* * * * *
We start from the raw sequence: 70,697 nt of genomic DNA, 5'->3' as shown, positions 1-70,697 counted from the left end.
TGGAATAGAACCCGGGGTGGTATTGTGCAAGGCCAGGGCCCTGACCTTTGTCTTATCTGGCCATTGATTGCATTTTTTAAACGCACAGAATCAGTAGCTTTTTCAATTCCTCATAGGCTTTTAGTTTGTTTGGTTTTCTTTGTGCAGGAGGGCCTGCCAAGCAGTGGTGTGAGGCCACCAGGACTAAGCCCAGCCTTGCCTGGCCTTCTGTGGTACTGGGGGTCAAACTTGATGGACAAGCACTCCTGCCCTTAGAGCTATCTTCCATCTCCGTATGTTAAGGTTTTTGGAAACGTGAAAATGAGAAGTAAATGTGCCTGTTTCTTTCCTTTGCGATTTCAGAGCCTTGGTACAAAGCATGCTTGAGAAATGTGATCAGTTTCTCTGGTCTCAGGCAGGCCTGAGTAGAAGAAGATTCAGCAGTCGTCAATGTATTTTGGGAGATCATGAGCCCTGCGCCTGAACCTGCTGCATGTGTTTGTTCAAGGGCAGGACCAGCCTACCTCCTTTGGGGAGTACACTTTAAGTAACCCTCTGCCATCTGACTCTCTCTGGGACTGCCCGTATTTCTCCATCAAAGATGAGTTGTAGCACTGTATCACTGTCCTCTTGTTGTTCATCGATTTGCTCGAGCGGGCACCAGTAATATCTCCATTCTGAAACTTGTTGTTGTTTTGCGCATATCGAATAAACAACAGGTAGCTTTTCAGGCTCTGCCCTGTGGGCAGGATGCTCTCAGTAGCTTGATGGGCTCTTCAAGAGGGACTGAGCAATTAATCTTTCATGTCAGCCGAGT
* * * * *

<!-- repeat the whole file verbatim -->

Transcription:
We start from the raw sequence: 70,697 nt of genomic DNA, 5'->3' as shown, positions 1-70,697 counted from the left end.
TGGAATAGAACCCGGGGTGGTATTGTGCAAGGCCAGGGCCCTGACCTTTGTCTTATCTGGCCATTGATTGCATTTTTTAAACGCACAGAATCAGTAGCTTTTTCAATTCCTCATAGGCTTTTAGTTTGTTTGGTTTTCTTTGTGCAGGAGGGCCTGCCAAGCAGTGGTGTGAGGCCACCAGGACTAAGCCCAGCCTTGCCTGGCCTTCTGTGGTACTGGGGGTCAAACTTGATGGACAAGCACTCCTGCCCTTAGAGCTATCTTCCATCTCCGTATGTTAAGGTTTTTGGAAACGTGAAAATGAGAAGTAAATGTGCCTGTTTCTTTCCTTTGCGATTTCAGAGCCTTGGTACAAAGCATGCTTGAGAAATGTGATCAGTTTCTCTGGTCTCAGGCAGGCCTGAGTAGAAGAAGATTCAGCAGTCGTCAATGTATTTTGGGAGATCATGAGCCCTGCGCCTGAACCTGCTGCATGTGTTTGTTCAAGGGCAGGACCAGCCTACCTCCTTTGGGGAGTACACTTTAAGTAACCCTCTGCCATCTGACTCTCTCTGGGACTGCCCGTATTTCTCCATCAAAGATGAGTTGTAGCACTGTATCACTGTCCTCTTGTTGTTCATCGATTTGCTCGAGCGGGCACCAGTAATATCTCCATTCTGAAACTTGTTGTTGTTTTGCGCATATCGAATAAACAACAGGTAGCTTTTCAGGCTCTGCCCTGTGGGCAGGATGCTCTCAGTAGCTTGATGGGCTCTTCAAGAGGGACTGAGCAATTAATCTTTCATGTCAGCCGAGT